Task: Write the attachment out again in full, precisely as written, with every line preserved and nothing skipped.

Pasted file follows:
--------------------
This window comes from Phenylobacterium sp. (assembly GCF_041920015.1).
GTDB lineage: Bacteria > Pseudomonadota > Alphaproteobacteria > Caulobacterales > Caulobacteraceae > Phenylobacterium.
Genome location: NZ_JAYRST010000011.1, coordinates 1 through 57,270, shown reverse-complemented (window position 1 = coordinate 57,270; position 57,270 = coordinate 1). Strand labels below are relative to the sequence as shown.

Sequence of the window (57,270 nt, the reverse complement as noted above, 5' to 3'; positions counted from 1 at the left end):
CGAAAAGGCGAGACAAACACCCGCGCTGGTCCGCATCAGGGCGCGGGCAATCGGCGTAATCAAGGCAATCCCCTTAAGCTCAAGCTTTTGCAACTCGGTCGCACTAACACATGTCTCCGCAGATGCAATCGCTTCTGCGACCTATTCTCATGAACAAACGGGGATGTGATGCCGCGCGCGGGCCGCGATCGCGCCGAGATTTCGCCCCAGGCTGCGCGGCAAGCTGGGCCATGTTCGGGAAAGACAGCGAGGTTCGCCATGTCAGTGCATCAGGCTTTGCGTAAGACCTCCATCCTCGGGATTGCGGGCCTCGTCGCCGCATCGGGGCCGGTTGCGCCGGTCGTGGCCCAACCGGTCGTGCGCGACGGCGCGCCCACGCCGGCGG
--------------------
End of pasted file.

This window comes from Phenylobacterium sp. (assembly GCF_041920015.1).
GTDB lineage: Bacteria > Pseudomonadota > Alphaproteobacteria > Caulobacterales > Caulobacteraceae > Phenylobacterium.
Genome location: NZ_JAYRST010000011.1, coordinates 1 through 57,270, shown reverse-complemented (window position 1 = coordinate 57,270; position 57,270 = coordinate 1). Strand labels below are relative to the sequence as shown.

Sequence of the window (57,270 nt, the reverse complement as noted above, 5' to 3'; positions counted from 1 at the left end):
CGAAAAGGCGAGACAAACACCCGCGCTGGTCCGCATCAGGGCGCGGGCAATCGGCGTAATCAAGGCAATCCCCTTAAGCTCAAGCTTTTGCAACTCGGTCGCACTAACACATGTCTCCGCAGATGCAATCGCTTCTGCGACCTATTCTCATGAACAAACGGGGATGTGATGCCGCGCGCGGGCCGCGATCGCGCCGAGATTTCGCCCCAGGCTGCGCGGCAAGCTGGGCCATGTTCGGGAAAGACAGCGAGGTTCGCCATGTCAGTGCATCAGGCTTTGCGTAAGACCTCCATCCTCGGGATTGCGGGCCTCGTCGCCGCATCGGGGCCGGTTGCGCCGGTCGTGGCCCAACCGGTCGTGCGCGACGGCGCGCCCACGCCGGCGG